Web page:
Epilepsy and Pregnancy


Address correspondence and reprint requests to Dr. M. Oguni at Department of Pediatrics, Tokyo Women's Medical University, 8-1 Kawada-cho, Shinjuku-ku, Tokyo 162, Japan. E-mail: hoguni@ped.twmu.ac.jp


Summary:  Since 1963, the association between antiepileptic drugs (AEDs) and congenital malformations in the offspring of women with epilepsy has received attention. A number of articles reported affirmative as well as some negative findings regarding an increased risk of congenital malformations. Although a consensus has not been regarding the presence of the specific malformation syndromes in relation to individual AEDs, such as fetal hydantoin syndrome, it is evident that women taking AEDs carry a two- to sevenfold higher risk of congenital malformations than do the general population. In most recent studies, special attention has been placed on polytherapy, including the specific AED, or AED combinations, and high AED serum concentrations, responsible for the higher risk of congenital malformations. Based on these cumulative results, therapy guidelines for women of childbearing age with epilepsy have been established.


Müllers-Kuppers (1) first described the association between prenatal exposure to antiepileptic drugs (AEDs) and major congenital malformations. He reported a boy with microcephalus and cleft palate born to a mother taking mephenytoin for epilepsy (Table 1). Since then, an increased risk of congenital malformations in the offspring of women with epilepsy has received world-wide attention. In 1975, Hanson and Smith (2) identified the special clusters of anomalies including craniofacial features, microcephalus, mental retardation, and hypoplasia of the distal phalanges in the offspring of women taking phenytoin (PHT) and proposed to term these specific PHT-related anomalies the “fetal hydantoin syndrome.” Since then, a number of reports have regarded the association between not only PHT but also other AEDs and specific clusters of minor anomalies (3–5). Dansky et al. (6) retrospectively studied the risk of major anomalies caused by AEDs and demonstrated the following results: (a) the combination of or monotherapy with PHT, phenobarbital (PB), and primidone (PRM) significantly increased the risk of malformations; (b) the serum concentrations of PHT and PB during the first trimester of pregnancy were significantly higher in mothers bearing babies with malformations than in those bearing normal babies; and (c) the serum concentration of PHT was positively correlated to the incidence of malformations.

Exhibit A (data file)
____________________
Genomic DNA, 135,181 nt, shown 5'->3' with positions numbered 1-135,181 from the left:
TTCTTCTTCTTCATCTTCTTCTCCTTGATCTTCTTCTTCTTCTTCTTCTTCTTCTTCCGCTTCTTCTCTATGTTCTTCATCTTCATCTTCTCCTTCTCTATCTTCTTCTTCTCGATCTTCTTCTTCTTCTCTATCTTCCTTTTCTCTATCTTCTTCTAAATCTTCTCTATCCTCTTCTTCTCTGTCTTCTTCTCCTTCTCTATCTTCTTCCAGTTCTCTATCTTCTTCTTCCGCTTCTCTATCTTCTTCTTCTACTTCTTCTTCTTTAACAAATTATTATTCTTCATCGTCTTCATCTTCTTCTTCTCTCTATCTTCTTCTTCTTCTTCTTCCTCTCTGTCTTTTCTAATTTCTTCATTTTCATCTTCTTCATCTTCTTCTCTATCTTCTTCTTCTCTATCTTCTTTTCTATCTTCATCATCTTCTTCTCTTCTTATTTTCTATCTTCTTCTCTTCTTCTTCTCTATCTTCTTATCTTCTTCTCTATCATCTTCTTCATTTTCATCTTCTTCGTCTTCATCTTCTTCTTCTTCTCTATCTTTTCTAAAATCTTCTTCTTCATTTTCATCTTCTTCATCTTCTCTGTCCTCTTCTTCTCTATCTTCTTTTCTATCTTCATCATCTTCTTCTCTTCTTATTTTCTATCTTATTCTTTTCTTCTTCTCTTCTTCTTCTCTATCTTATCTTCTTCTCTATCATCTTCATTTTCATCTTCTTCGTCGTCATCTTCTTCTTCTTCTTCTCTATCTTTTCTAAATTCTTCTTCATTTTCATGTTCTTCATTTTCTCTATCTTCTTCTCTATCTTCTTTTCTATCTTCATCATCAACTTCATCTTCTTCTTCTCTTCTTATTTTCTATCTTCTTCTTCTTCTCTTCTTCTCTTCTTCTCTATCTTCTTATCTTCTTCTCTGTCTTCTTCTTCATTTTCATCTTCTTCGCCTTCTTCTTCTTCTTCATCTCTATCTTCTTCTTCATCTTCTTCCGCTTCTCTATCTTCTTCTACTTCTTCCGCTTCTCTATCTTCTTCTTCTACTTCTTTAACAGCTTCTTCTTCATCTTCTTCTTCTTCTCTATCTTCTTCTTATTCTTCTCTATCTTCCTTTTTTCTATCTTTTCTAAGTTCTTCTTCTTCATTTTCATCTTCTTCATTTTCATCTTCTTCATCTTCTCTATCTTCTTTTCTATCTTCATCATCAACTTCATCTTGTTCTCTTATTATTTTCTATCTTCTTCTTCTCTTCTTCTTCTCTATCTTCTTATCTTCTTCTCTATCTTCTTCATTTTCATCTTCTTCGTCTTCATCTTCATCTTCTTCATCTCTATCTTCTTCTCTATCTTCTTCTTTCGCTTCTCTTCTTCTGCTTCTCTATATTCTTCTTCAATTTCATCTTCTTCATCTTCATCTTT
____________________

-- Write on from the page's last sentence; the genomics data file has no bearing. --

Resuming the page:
Table 1.  Studies on the teratogenesis of AEDs
  1. AED, antiepileptic drug; PHT, phenytoin; PB, phenobarbital.

Teratogenesis of mephenytoin1963Müller-Kuppers (1)
Association between AED and teratogenesis1972Speidel and Meadow (12)